Food photography is becoming more and more popular by the day. Whether it’s just as a hobby, a quick pic to show off to friends and family to make them jealous of what’s being eaten, or professional styling, you see it everywhere you turn. Personally, I love it since I don’t stick out like a sore thumb as I take my pizza out of the restaurant in the middle of winter for better lighting. Ok, well maybe people don’t go to that extreme and I’m still not so covert in my approach, but I’m still going to share some of my best tips for food photography so that you can make all your friends jealous and wish they were there with you.
Light It Up
Good lighting is always a plus no matter what you are photographing and shooting your food is no exception. If possible, I shoot most of my food photography during the day with natural lighting and usually try to request a seat by a window. I’m also known for requesting very early dinner reservations during the winter time when it gets dark early. Obviously not all restaurants have those dreamy large windows with cascading light, but I am happy with even a small window. You also don’t want to have too much light crashing down on your food because then you may run into issues with overexposing it and that can be a post-editing nightmare if you ever try to take it to that level. I always prefer my light source to be at my back so I’m not fighting against the sun, or from the side which can add some shadows if that's the style you’re going for. Lastly, if I am dining at night or in a poorly lit room, I do bring a small portable light that helps assist with getting the shot. The light you find on your smartphone tends to be a bit unnatural or artificial so I recommend natural light or one in which you can change the temperature of your lighting manually with a dial on the device.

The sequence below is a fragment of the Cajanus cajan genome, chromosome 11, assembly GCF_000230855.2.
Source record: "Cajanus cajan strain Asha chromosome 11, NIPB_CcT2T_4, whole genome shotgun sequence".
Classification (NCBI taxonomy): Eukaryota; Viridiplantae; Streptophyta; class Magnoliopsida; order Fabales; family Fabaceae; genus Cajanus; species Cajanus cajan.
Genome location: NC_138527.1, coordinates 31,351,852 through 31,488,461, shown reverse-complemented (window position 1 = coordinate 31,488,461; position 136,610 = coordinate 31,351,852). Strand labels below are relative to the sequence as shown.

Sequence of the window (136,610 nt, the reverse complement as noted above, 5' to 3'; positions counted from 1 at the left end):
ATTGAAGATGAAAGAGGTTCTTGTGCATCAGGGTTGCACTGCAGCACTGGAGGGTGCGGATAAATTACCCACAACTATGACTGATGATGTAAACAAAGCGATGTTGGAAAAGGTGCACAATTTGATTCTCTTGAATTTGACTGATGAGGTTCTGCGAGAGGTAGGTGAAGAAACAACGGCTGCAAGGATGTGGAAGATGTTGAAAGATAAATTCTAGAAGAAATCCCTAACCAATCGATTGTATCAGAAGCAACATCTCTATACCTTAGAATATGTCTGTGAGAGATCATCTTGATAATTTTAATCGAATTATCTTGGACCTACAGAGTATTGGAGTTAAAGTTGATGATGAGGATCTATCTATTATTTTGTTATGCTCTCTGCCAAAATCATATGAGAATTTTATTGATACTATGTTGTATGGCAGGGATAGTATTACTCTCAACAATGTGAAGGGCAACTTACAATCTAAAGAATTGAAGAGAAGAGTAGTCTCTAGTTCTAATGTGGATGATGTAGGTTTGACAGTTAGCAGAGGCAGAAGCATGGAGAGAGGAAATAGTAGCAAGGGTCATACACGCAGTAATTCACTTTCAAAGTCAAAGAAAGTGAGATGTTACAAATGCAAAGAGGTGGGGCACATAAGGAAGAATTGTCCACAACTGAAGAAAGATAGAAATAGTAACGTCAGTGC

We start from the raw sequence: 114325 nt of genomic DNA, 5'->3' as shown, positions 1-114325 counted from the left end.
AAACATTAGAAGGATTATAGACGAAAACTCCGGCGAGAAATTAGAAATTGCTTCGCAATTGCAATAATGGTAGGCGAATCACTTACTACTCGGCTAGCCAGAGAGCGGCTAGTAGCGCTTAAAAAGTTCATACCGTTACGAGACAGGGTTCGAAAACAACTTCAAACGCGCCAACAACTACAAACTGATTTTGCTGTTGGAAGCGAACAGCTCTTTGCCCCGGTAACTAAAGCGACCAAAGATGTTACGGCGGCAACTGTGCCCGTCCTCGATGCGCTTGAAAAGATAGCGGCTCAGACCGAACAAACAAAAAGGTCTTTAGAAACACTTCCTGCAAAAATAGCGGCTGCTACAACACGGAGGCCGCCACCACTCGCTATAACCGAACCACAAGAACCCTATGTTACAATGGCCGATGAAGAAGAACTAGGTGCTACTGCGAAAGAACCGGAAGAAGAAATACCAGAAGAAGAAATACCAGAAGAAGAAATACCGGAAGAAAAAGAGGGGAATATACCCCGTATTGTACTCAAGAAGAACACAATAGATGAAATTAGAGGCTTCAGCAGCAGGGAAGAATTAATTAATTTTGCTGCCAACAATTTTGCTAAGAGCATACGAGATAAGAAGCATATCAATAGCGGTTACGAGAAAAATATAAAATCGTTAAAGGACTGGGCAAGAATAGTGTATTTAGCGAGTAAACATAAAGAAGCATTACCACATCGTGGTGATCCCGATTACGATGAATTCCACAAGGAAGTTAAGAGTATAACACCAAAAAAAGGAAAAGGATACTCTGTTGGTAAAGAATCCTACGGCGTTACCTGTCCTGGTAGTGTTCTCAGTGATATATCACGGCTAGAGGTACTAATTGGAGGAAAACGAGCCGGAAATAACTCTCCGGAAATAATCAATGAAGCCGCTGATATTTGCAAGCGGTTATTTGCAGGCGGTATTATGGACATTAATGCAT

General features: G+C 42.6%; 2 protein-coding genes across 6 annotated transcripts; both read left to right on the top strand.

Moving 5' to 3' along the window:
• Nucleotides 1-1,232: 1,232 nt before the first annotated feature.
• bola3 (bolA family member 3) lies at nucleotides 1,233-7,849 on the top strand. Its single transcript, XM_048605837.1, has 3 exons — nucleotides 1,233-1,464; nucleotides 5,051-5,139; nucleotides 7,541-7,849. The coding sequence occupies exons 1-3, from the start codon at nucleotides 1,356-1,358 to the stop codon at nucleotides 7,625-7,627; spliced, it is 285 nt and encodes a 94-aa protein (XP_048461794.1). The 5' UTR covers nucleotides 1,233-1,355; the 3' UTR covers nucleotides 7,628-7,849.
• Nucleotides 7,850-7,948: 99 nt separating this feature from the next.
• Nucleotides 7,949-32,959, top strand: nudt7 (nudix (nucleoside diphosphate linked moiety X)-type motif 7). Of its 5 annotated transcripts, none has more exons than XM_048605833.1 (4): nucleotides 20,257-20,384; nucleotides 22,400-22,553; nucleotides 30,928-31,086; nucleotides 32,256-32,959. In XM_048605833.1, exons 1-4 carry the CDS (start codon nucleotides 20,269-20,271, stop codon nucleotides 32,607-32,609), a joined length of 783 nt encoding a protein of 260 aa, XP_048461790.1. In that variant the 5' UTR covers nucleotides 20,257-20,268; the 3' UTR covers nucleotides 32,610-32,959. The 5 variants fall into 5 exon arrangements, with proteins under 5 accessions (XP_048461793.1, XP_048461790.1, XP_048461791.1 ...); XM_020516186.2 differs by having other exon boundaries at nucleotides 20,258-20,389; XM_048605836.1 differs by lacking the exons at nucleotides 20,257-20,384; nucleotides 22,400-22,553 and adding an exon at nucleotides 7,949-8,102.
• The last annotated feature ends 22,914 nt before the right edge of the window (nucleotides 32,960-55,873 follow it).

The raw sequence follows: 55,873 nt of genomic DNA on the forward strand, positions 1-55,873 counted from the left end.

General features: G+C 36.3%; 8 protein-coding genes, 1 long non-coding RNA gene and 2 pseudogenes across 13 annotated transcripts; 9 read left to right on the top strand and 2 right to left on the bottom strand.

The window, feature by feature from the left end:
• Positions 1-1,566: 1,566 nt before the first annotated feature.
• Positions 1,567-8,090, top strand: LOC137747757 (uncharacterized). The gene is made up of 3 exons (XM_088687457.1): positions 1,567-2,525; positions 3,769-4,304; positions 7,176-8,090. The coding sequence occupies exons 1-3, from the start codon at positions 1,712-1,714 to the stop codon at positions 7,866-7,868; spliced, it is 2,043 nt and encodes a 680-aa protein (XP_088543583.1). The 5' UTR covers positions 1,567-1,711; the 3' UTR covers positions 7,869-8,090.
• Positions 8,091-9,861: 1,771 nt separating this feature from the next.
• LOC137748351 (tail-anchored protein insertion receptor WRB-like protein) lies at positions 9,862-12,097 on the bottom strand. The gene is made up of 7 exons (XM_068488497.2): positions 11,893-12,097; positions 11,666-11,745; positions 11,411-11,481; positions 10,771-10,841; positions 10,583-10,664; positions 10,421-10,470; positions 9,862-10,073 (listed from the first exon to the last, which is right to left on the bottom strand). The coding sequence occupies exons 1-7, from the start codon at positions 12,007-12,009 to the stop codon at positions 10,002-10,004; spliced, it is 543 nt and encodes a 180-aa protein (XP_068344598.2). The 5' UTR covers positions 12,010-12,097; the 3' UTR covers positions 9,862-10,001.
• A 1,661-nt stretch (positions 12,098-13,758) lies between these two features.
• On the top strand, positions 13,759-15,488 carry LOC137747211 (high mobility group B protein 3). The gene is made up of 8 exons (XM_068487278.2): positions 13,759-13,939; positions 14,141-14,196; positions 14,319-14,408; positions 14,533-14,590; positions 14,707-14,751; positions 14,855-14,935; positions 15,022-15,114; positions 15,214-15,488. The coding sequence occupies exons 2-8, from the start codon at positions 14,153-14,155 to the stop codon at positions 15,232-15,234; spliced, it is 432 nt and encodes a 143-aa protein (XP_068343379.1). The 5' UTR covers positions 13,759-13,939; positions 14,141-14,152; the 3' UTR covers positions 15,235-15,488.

Sony α7R II. Sony 16-35mm f/2.8 G Master lens. 1/160-sec., f/4.0, ISO 125.
Play With Your Food
Yep. You heard it right. Forget what your parents taught you. One of my unusual passions is getting to study what’s on a menu. The benefit of this is it helps me prepare for what to expect and get an idea of how I can move the food around to capture the best shot. Personally, I like a little action to have my audience feel like they are in the moment with me, whether that be pouring the syrup down the pancakes or getting that first forkful of pasta. I think it adds dimension to the photo and feels interactive. Be mindful of too much movement and figure out how to best compensate your shutter speed, depth of field and other exposure settings when factoring in motion. I’d advise to do things as slowly as possible as it’s going to be easier for any shooting device to keep up and stay in focus with the movement without having to lose depth of field in place of increasing your ISO which could cause more noise in your work.
Sony α6000. 30mm f/1.4 lens. 1/400-sec., f/1.7, ISO 100.
Frame With Intention
It’s important that you have the food (or whatever your subject is) be the center of attention and the main focus. You don’t want a lot of distractions in the photo and you want it to be a generally noise-free background so that your audience can have all their attention towards the subject. Personally, I love having little to no dead space in my background. You’ll find with my CheatDayEats shots that they are mostly up close and personal because I want people to feel like they are right up in that dish with me, almost as if they can have a taste of it through their screen.